What Equipment Do You Need For Padel?
Padel is a common form of racket sport similar to tennis and pickleball, but what equipment do you need to play padel, and how is this equipment different from the equipment of other racket sports? Here, we take a look at the essential equipment needed for a game of padel, from the padel racket, to the ball, to the clothing one should wear on the court.
The most important piece of equipment in padel is the padel racket itself. Padel rackets are shaped and sized similarly to the rackets used in pickleball and are typically smaller and thicker than a tennis racket. Padel rackets combine aspects of both tennis and pickleball racquets into their designs. Like pickleball rackets, padel rackets are small and have squat, round heads, though pickleball rackets can often be more oblong in shape and are generally thinner than padel rackets. Padel rackets can be round-shaped or “drop-shaped.” They also have holes in their surfaces, similar to the meshing of a tennis racket, which makes them lighter and easier to swing.
There are rules and regulations delineating the proper size, weight, and other characteristics of a padel racket, which are made by the International Padel Federation (IPF). These rules state that padel rackets must have handles that are 20 centimeters or less in length, 50 millimeters or less in width, and 50 millimeters or less in thickness. From the bottom of the handle to the top of the head, the total length of a padel racket cannot exceed 45.5 centimeters, while the total width cannot exceed 26 centimeters, and the thickness cannot exceed 38 millimeters. There is no limit to the number of holes in the surface of a padel racket, but each hole must measure between nine and 13 millimeters in diameter. Padel rackets are also required to have a cord on the handle that wraps around a player’s wrist, to prevent the racket from flying out of their hand.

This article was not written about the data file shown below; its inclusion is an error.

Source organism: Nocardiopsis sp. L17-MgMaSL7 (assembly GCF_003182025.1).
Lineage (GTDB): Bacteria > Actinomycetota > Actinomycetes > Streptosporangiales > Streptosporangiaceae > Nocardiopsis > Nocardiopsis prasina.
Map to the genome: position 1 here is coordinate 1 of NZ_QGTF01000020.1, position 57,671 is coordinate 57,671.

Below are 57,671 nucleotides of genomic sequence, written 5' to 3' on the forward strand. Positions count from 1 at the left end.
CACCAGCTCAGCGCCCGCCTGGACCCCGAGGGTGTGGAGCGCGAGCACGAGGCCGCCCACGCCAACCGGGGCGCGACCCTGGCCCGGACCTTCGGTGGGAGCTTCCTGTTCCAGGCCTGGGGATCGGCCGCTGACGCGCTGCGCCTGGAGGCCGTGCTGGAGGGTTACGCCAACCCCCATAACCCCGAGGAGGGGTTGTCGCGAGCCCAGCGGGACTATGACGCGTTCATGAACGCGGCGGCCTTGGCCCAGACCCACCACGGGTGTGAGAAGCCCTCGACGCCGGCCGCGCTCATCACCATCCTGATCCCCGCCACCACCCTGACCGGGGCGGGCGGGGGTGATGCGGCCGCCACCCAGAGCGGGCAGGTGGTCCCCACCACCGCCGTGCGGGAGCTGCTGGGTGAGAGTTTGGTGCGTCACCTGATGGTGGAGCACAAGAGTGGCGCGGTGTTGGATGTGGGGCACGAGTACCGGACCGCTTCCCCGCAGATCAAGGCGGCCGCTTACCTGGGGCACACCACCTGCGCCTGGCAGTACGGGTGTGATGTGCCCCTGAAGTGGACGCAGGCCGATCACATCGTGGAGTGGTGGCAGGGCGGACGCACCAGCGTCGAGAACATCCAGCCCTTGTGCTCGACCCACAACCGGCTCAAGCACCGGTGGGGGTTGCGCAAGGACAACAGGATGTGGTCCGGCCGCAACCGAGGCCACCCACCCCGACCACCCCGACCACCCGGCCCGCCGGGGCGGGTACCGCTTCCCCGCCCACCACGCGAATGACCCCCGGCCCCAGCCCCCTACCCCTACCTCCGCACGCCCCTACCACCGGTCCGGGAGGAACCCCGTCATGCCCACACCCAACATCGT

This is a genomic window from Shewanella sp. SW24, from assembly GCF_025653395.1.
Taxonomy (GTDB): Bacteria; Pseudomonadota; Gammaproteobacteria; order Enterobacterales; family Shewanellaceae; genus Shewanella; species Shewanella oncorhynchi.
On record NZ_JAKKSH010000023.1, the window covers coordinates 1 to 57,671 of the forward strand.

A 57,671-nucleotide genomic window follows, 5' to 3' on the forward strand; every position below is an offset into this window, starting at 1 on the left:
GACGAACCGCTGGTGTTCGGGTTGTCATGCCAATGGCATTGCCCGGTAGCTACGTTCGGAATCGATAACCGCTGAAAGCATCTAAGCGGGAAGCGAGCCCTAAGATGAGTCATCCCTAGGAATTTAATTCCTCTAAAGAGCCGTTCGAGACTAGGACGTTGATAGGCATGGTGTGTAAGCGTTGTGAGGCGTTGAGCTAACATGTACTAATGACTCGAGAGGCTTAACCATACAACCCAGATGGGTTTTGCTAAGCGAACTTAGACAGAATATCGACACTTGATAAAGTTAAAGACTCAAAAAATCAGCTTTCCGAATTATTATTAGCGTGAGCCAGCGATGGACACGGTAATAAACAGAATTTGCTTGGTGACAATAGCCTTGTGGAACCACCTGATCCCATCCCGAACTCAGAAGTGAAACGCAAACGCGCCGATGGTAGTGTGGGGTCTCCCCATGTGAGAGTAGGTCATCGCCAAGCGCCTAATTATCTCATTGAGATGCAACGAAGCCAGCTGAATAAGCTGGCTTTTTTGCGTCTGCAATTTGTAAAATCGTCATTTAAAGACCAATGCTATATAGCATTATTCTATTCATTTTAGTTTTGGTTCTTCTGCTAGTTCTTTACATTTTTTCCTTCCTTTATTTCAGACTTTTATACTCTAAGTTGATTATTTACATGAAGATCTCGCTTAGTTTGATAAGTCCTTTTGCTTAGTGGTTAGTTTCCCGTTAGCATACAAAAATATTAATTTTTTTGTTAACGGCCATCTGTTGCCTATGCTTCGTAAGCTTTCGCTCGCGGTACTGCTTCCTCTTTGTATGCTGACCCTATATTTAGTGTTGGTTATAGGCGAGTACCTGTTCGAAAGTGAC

The second piece of necessary padel equipment is the padel ball. Padel balls have a similar appearance to standard tennis balls but are typically less pressurized. FIP Rules state that a padel ball must be colored either yellow or white and must meet the following standards: a diameter between 6.35 and 6.77 millimeters, a weight between 56 and 59.4 grams, and an internal pressure between 4.6 and 5.2 kilograms per 2.54 square centimeters. This internal pressure can be judged by dropping a padel ball from a height of 2.54 meters onto a hard surface, which will cause a proper padel ball to bounce anywhere between 135 and 145 centimeters into the air.
The clothing requirements for playing padel are fairly loose, normally requesting that players wear appropriate sportswear and footwear, including T-shirts, shorts, and shoes. Sleeveless shirts are typically not permitted, and players on a doubles team must wear the same shirt color if playing in a tournament. Generally, short-sleeved T-shirts are preferable to long-sleeved T-shirts, and shorts with pockets are also commonly worn, as they can be used to store extra padel balls.
Many padel players wear standard tennis shoes to play padel, but some wear specially-designed tennis shoes that are meant for the unique surface and movements of padel. Padel shoes tend to have different types of soles from tennis shoes, made to enhance a player’s ability to make short movements in oblique or vertical directions rather than the horizontal movements of tennis.
Some padel players may choose to enhance their gameplay with additional equipment that is permitted by the rules of padel but not required. Some padel players may wear leg warmers beneath their shorts in order to keep from getting cold while also maintaining their mobility and also to reduce joint pain. If playing outdoors and in the sun, some padel players may choose to wear a hat with a visor to block out the sun’s glare. Additionally, sweat-absorbent bands for the wrists, arms, or forehead are often used.